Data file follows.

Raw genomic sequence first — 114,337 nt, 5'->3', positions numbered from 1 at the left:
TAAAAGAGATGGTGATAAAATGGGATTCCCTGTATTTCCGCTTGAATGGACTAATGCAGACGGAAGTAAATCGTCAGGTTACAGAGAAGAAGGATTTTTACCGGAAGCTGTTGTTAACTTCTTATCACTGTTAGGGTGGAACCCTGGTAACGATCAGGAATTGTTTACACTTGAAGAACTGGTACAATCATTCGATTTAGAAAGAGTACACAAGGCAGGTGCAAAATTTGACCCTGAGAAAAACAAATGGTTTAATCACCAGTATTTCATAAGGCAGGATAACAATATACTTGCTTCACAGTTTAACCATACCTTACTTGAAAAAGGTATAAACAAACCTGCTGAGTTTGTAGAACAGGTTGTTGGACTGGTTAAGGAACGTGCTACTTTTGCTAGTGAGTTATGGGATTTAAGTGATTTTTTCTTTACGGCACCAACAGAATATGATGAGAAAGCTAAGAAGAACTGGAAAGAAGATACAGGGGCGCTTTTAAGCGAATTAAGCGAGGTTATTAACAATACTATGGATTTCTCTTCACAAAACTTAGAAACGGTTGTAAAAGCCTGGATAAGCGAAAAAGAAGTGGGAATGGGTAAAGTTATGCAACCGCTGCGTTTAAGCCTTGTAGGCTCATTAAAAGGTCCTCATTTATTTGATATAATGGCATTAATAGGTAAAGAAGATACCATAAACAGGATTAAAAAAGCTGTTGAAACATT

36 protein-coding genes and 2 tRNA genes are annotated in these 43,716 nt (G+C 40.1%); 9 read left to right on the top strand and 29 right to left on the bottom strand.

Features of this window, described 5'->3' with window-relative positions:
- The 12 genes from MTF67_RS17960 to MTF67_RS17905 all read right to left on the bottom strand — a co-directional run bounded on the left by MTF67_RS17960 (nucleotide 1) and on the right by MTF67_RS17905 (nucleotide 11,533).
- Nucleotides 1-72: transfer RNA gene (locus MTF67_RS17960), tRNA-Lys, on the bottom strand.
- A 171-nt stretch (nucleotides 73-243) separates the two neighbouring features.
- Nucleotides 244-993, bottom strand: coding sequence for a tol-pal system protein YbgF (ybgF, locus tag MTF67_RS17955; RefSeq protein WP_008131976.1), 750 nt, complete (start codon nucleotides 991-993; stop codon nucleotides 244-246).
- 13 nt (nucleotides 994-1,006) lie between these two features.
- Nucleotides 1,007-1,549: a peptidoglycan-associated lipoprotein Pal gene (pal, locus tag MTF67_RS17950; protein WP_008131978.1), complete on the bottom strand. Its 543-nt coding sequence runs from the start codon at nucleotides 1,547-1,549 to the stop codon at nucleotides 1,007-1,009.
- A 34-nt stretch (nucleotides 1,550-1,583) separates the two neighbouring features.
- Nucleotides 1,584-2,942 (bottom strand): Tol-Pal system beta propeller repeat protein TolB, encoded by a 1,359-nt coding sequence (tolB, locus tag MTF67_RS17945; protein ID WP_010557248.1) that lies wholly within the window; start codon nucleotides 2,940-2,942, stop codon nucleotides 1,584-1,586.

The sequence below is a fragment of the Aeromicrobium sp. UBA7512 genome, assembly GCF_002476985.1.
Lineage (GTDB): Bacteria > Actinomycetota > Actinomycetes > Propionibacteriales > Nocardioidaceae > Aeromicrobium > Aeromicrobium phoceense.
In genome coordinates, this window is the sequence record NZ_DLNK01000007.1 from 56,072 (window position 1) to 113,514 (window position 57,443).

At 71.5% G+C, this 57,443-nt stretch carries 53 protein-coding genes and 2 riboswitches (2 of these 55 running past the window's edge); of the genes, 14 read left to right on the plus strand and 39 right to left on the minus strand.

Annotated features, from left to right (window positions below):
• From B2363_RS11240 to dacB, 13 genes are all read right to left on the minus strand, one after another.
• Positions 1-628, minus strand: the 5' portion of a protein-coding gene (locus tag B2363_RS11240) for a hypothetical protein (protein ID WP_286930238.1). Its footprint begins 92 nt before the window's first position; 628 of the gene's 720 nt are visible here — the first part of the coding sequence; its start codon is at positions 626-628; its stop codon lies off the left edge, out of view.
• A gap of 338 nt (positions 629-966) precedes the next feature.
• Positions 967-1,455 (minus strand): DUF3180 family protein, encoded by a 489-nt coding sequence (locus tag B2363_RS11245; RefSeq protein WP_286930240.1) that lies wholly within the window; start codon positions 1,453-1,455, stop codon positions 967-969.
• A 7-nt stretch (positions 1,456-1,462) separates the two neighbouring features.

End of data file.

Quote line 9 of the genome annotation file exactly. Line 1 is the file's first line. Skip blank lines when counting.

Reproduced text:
- 13 nt (nucleotides 994-1,006) lie between these two features.